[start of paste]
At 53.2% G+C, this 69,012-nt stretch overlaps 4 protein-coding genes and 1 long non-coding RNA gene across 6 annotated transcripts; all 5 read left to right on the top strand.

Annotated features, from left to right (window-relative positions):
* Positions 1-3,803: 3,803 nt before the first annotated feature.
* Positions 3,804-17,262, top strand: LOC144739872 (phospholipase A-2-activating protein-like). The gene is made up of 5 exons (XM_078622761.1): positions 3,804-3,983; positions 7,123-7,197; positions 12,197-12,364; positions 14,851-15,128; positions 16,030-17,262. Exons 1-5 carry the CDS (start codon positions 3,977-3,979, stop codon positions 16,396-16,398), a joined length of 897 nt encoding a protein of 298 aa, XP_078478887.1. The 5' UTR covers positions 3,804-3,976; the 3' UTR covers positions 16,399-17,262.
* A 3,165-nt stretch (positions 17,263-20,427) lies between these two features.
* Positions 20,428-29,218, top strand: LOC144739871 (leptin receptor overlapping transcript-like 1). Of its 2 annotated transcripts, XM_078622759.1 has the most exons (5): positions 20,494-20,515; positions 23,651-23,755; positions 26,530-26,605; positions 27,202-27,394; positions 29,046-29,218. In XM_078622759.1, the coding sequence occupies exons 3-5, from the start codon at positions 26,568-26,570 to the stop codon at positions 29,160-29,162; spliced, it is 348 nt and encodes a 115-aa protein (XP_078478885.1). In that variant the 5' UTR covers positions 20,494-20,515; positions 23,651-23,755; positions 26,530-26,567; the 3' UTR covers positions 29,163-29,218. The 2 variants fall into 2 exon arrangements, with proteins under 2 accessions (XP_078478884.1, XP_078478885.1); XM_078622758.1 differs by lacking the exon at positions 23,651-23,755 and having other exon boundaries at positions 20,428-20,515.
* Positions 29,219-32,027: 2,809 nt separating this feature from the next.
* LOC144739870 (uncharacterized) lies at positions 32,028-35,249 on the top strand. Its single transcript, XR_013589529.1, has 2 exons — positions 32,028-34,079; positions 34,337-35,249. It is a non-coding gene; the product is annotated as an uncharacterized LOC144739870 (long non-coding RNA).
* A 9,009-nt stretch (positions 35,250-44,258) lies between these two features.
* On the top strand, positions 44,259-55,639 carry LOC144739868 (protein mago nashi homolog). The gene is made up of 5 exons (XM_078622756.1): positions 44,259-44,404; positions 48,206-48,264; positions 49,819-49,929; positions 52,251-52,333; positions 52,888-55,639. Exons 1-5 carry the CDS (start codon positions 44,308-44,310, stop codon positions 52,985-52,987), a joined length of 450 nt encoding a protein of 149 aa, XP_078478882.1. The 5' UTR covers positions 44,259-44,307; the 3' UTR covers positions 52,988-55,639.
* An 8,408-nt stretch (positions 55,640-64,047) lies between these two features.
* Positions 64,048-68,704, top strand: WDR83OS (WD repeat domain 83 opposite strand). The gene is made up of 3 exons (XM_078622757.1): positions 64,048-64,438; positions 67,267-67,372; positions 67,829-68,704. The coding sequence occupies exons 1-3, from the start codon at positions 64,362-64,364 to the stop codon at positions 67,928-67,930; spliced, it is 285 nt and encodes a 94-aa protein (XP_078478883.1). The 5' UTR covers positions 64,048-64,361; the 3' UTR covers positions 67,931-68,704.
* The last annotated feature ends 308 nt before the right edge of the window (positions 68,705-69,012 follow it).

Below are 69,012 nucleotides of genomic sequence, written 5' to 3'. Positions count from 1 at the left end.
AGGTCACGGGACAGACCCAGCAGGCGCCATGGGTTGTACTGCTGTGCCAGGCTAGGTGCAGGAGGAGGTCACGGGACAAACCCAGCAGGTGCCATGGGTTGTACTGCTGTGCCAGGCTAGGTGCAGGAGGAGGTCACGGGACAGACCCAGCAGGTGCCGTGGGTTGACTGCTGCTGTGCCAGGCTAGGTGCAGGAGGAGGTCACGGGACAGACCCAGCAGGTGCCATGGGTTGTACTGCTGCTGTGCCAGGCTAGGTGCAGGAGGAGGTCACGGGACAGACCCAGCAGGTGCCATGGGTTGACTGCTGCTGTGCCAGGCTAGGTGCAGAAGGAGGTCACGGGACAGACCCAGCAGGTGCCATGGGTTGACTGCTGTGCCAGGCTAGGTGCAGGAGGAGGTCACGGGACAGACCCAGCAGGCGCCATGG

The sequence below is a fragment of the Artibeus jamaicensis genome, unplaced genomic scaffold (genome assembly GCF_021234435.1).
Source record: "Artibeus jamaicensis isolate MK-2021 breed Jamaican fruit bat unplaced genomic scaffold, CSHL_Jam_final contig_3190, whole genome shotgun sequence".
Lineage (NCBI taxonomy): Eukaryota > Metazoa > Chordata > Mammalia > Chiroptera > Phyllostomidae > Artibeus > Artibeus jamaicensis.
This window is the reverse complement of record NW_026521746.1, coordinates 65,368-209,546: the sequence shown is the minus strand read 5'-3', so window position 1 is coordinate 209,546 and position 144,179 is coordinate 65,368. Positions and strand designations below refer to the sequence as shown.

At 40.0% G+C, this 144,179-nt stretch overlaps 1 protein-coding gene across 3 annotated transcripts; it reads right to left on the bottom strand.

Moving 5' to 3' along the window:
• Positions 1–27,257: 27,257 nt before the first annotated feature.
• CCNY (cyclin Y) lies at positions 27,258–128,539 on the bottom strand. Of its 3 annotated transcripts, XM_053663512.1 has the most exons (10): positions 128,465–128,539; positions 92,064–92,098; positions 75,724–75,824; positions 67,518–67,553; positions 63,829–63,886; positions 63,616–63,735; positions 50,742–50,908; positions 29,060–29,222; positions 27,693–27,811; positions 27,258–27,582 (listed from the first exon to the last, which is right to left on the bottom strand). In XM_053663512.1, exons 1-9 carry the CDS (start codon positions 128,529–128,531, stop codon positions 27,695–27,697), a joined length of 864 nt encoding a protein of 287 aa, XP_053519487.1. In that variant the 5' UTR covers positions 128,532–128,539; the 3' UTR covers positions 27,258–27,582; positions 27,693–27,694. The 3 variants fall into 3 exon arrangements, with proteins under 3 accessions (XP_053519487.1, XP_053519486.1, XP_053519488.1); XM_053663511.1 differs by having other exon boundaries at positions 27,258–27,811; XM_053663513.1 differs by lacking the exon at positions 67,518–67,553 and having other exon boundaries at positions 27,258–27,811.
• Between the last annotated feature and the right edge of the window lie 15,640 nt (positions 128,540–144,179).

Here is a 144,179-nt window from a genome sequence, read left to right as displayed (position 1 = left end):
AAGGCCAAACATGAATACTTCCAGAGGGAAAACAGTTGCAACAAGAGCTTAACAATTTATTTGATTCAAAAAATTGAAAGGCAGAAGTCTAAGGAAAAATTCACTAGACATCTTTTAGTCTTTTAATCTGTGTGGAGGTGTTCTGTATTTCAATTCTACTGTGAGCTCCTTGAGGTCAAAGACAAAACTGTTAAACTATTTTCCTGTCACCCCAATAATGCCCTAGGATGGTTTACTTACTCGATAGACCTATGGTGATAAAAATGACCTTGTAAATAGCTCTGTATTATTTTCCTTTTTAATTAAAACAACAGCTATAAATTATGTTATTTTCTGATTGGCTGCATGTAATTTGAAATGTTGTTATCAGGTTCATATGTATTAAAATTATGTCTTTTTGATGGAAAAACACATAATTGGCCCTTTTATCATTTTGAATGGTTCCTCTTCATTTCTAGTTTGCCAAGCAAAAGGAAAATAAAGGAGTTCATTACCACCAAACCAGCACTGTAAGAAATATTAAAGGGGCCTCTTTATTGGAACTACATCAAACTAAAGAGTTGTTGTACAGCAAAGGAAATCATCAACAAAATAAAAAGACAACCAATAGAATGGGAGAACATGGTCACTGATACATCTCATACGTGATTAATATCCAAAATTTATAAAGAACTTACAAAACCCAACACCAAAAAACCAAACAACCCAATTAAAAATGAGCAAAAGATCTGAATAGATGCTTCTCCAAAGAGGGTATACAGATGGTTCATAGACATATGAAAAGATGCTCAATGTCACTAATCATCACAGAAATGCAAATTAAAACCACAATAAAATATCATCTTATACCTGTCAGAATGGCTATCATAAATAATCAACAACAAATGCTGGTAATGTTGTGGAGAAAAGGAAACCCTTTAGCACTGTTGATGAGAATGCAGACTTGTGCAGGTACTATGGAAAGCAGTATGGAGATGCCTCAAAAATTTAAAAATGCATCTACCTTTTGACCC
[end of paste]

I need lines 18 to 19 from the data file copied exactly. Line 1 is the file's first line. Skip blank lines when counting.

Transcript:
Lineage (NCBI taxonomy): Eukaryota > Metazoa > Chordata > Mammalia > Chiroptera > Phyllostomidae > Artibeus > Artibeus jamaicensis.
This window is the reverse complement of record NW_026521746.1, coordinates 65,368-209,546: the sequence shown is the minus strand read 5'-3', so window position 1 is coordinate 209,546 and position 144,179 is coordinate 65,368. Positions and strand designations below refer to the sequence as shown.